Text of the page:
Friday, September 21, 2007

Putting it out there, bit by bit.

As you well know, I am one painfully sensitive girl, especially when it comes to my relationships with my women friends. At this point in my life, I barely mourn old boyfriends, but I carry around mounds of guilt and sadness and melancholy for all of the girlfriends I have and love. I want to think of my friends with a cheerful heart, but mostly I feel like I'm going to have diarrhea and start crying. I constantly think I've burned bridges or haven't done the right thing or the enough thing-- not because my friends tell me so, but because I know I've been a hard friend sometimes and maybe someone or someones just don't love me anymore. A topic for therapy? Absolutely. This could be annoying, but I must. I need to just say a few things, not because I'm looking for a response, answer, or forgiveness. I just need to say them because I believe that one way to start being okay is to get it out of the head and onto the paper/screen/blog/pea.

  • Precipitating event: I knew one of my friends is pregnant. Knew because friends sometimes just know these things. She's a great and fun blogger and today she posted sonograms and I am thrilled. But also, I am sad because I want to be the one who runs over when she finds out and holds her hair while she pukes. I'm sad because her son doesn't even know me. I'm sad because I think about her all the time and feel like I owe her so much. She has seen me at my craziest and never, ever gave up. We'll probably never live in the same city and I may really never do for her what she's done for me. I am jealous of her friends where she lives. By the way, the baby's a girl.
  • When I left Wisconsin, I never said goodbye to the only woman who was my friend there. She tried and tried to contact me and I never picked up the phone. I've still not said goodbye. Or I'm sorry. Or that I cared for her as much as she cared for me. I don't know why.
  • I'm jealous of my friends' spouses. Across the board, I've had trouble with this and still do. I love them all (really my friends pick 'em well) but I'm the one who needs to hear all the details and anxieties and reap all the love and attention.
  • I miss spending time with my sister-in-law. I love my family, really, I do, but I miss her and OUR friendship. When we were recently together, I felt terribly sad when she left. So sad that I almost didn't even want to have seen her because then I wouldn't miss her so much.
  • When you, my pea, moved away I couldn't call you. I still hate that I did that. I couldn't bear it. When you were studying for exams, I barely knew and you were in a hideous situation. One that maybe I could have helped. Forget about a particular pal of yours who I stewed over for years. When I was with you two, HAVING FUN, I was a puddle of sad and selfishness. The list goes on here. On and on.
  • I recently had a weird confrontation with a friend here and, after resolution, she wanted to hug me and I wouldn't let her. I also wouldn't look her in the eyes. That there's some pretty crazytown behavior.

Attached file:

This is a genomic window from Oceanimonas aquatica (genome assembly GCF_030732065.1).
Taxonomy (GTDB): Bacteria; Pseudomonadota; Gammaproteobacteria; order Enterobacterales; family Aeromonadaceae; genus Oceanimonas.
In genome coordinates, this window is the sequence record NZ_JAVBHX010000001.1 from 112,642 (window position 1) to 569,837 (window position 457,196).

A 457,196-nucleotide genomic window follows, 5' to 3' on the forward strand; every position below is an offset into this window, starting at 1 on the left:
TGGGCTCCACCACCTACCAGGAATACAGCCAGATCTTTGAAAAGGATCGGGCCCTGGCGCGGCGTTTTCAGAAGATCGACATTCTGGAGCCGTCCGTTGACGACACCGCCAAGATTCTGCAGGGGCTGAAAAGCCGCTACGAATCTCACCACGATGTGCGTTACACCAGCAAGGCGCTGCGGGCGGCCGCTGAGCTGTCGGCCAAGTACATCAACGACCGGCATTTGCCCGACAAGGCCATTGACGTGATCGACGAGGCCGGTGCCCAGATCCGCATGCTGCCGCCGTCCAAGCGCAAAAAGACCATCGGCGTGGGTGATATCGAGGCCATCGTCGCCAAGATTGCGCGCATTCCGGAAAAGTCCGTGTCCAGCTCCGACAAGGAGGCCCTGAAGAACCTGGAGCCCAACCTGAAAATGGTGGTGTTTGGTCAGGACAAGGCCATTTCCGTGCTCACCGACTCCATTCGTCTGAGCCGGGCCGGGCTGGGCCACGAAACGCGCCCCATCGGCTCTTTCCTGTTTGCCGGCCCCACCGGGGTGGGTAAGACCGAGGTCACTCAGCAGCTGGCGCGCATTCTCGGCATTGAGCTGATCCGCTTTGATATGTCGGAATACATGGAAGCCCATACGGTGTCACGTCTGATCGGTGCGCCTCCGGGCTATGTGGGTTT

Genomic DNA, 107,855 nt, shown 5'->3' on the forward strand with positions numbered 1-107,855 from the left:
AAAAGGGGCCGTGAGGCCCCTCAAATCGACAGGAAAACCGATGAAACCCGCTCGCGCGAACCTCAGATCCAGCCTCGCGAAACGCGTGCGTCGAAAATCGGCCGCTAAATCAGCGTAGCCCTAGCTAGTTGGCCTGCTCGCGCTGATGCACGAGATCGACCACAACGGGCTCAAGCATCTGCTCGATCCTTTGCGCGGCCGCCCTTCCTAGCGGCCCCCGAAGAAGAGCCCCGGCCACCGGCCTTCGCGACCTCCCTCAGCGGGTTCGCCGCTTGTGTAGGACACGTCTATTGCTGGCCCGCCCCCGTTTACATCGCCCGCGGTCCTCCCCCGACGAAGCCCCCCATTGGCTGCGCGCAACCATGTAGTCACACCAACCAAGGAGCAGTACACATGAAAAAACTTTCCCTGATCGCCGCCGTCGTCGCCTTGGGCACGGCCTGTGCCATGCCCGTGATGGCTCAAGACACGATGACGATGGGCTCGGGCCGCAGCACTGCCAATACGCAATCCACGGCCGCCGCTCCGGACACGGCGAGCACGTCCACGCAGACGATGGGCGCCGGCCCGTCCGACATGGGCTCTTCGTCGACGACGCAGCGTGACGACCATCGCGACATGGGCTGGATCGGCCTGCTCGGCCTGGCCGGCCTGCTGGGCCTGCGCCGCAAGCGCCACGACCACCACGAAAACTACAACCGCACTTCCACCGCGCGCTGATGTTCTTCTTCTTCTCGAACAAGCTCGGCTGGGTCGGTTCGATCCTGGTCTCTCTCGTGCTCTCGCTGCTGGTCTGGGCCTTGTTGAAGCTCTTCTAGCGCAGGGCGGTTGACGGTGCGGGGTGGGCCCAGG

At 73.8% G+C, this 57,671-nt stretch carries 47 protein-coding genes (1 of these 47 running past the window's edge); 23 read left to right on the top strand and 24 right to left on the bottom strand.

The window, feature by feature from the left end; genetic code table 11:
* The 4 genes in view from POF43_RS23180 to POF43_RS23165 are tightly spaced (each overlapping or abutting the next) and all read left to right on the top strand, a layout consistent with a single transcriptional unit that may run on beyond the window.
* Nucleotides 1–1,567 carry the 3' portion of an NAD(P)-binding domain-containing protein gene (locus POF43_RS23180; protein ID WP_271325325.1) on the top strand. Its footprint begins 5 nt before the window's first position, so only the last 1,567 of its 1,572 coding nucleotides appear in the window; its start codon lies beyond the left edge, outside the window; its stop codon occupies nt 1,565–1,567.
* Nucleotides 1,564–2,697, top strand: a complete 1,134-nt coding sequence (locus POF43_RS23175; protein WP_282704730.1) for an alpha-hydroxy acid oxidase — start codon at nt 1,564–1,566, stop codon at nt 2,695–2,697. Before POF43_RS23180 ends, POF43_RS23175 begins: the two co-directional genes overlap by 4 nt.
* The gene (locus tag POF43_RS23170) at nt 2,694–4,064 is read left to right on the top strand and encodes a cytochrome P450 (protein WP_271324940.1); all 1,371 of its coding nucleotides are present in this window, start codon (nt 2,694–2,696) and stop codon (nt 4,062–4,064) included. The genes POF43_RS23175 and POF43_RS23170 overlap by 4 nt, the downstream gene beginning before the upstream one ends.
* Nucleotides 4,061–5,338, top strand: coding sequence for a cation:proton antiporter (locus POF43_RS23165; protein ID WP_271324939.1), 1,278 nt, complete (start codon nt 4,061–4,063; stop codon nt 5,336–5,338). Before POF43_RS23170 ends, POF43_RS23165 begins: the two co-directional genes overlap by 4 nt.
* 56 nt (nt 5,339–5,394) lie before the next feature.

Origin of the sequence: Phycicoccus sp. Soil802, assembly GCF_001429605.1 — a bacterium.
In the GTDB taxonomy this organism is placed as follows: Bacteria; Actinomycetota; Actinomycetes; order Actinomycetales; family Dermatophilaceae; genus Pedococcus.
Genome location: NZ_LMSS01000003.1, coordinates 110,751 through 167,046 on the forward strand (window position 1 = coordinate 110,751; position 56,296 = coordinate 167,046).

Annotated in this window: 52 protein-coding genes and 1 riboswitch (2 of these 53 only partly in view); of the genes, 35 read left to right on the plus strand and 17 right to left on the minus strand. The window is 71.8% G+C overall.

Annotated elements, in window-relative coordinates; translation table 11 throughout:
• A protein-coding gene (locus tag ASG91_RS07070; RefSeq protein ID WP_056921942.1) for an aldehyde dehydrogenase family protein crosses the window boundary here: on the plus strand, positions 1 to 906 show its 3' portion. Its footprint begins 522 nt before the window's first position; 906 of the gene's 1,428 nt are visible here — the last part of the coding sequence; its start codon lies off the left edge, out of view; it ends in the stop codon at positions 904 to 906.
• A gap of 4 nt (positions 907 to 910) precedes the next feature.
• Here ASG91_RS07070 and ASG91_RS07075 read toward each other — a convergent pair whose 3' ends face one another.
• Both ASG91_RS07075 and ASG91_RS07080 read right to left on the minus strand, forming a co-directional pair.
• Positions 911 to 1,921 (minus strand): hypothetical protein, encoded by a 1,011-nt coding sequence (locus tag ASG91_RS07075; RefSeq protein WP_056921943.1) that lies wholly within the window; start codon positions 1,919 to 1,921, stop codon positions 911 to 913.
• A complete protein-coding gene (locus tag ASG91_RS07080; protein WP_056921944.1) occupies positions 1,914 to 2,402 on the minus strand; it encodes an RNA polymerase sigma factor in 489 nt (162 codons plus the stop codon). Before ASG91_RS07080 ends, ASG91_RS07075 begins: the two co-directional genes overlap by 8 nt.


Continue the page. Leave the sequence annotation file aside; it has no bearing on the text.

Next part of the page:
• I miss my Philly friend, badly. So badly. I am even a little tearful now as I think about her because I worry that she thinks I'm a drain, and sometimes I am. I don't send her postcards as much as I used to.

There are at least 5 more things I could write, but I'm wearing myself out. I'm considering writing an essay on art in "therapeutic writing"-- a "considering the 'outsider art' of therapeutic 'journaling' as a literary form" kind of thing. I don't know, just thinking. I'll leave you with a rather self-aware piece (which is surely more avoidance/excuse than anything else) from a French site on Personality Disorders):

Borderlines are born with an innate biological tendency to react more intensely to lower levels of stress than others and to take longer to recover. They peak "higher" emotionally with less provocation and take longer to come down

The patients are at a disadvantage in their relationships, unable to have"normal" human relationships. They sometimes give a misleading appearance to not feel the whole range of human emotions, in fact it would be rather than they feel too much

Since Borderline people are emotionally hypersensitive, imagine what the consequences of abandonment or heartache is like for them. It would seem that their way of dealing with abandonment varies with different patients - Some will be often very alone, undoubtedly because they try to avoid their emotions. "Best" way of being never abandoned. - Others will create a cocoon around themselves that includes for example a spouse or their parents.

And there you have it for today. Off to diagnose myself some more...

Love, p.

1 comment:

pea in a pod said...

I love you, my sweet. My own laundry list is as yet unpublished; an item that will surely be on the laundry list when I get around to it.

Never forget that I love you unconditionally and with abandon.